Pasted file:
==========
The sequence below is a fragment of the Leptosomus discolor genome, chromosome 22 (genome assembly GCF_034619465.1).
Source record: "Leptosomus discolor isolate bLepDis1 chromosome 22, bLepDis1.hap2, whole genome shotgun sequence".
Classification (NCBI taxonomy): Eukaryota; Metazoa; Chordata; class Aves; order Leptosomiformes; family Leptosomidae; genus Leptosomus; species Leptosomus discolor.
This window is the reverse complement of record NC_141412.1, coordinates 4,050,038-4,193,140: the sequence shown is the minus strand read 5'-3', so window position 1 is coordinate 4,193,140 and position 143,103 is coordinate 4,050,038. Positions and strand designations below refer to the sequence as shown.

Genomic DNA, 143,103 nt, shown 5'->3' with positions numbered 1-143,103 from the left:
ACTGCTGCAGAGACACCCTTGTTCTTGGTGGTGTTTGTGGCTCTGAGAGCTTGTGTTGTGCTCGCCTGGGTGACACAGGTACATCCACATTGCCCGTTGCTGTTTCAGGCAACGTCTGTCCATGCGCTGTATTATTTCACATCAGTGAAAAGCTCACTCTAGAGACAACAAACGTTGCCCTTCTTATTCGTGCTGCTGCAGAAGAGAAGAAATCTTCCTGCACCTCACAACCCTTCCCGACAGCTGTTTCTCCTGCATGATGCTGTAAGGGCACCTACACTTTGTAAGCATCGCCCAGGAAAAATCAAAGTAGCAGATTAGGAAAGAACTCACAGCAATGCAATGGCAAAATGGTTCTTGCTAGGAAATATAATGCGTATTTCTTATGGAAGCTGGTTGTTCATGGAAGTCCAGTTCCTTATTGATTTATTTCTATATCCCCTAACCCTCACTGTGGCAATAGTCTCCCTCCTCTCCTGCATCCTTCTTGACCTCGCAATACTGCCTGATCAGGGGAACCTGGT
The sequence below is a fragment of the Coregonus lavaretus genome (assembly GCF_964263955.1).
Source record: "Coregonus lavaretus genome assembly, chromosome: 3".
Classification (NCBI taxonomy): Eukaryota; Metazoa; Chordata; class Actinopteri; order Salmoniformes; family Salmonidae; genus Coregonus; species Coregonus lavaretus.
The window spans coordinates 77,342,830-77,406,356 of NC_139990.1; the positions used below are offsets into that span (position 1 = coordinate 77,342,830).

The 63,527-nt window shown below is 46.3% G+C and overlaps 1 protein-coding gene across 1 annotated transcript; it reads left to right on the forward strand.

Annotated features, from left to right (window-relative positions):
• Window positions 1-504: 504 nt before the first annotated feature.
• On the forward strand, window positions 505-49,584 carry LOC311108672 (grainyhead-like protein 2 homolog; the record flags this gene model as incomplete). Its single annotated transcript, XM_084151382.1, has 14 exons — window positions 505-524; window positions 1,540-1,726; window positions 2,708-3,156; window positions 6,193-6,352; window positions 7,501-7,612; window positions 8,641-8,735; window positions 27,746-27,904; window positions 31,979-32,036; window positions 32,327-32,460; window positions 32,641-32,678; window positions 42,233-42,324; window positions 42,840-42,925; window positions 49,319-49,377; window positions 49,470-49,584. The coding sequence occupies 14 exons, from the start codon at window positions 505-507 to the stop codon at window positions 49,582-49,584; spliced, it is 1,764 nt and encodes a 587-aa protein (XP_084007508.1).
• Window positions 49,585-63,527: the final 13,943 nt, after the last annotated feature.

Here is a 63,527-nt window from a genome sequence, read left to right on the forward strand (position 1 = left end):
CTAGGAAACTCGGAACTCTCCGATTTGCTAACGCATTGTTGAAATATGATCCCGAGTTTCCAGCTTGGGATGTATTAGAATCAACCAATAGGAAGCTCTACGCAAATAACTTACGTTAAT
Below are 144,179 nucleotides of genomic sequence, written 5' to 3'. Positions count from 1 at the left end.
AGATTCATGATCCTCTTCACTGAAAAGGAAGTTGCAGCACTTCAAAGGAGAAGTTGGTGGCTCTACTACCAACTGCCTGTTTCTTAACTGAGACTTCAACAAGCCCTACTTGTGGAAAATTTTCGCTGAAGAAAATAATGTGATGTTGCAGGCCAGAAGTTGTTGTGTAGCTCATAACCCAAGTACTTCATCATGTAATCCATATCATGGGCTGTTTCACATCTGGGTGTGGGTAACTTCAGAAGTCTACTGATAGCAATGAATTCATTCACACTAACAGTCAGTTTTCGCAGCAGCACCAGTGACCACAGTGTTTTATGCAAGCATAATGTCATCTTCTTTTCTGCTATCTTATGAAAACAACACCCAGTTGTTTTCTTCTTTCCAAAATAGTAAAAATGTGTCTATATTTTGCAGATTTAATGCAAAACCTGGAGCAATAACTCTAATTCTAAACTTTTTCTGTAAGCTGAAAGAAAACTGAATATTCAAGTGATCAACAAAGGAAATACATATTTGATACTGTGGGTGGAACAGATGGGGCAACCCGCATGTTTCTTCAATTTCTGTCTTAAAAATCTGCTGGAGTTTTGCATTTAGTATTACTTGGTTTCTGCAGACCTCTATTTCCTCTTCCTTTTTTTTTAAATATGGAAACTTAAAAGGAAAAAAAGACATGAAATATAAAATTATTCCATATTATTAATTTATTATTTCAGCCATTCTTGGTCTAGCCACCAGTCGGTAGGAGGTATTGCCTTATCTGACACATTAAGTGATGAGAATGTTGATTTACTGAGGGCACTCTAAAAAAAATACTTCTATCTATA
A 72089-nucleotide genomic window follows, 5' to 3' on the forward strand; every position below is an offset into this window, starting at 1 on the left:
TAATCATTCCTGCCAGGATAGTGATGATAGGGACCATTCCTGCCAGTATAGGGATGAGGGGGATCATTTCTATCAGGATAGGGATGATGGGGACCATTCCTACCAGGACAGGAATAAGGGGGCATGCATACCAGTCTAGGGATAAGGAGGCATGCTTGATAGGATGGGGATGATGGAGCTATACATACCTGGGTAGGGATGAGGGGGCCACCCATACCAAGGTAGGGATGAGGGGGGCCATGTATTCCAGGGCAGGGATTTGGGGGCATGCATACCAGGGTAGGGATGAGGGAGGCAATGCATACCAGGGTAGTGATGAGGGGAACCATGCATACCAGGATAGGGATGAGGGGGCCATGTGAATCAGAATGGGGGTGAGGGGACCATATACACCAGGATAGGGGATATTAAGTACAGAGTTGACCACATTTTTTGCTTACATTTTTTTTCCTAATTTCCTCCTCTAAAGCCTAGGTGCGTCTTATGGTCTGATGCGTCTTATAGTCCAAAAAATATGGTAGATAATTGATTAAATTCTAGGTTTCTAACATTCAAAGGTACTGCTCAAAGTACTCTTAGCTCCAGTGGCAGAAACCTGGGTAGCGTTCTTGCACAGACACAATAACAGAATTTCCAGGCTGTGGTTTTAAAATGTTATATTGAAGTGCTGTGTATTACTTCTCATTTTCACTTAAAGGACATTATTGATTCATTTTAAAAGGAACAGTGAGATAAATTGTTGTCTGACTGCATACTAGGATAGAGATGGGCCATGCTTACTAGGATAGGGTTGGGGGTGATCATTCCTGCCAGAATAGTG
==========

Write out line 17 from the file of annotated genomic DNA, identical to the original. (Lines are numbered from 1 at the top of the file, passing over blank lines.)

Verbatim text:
CTAGGAAACTCGGAACTCTCCGATTTGCTAACGCATTGTTGAAATATGATCCCGAGTTTCCAGCTTGGGATGTATTAGAATCAACCAATAGGAAGCTCTACGCAAATAACTTACGTTAAT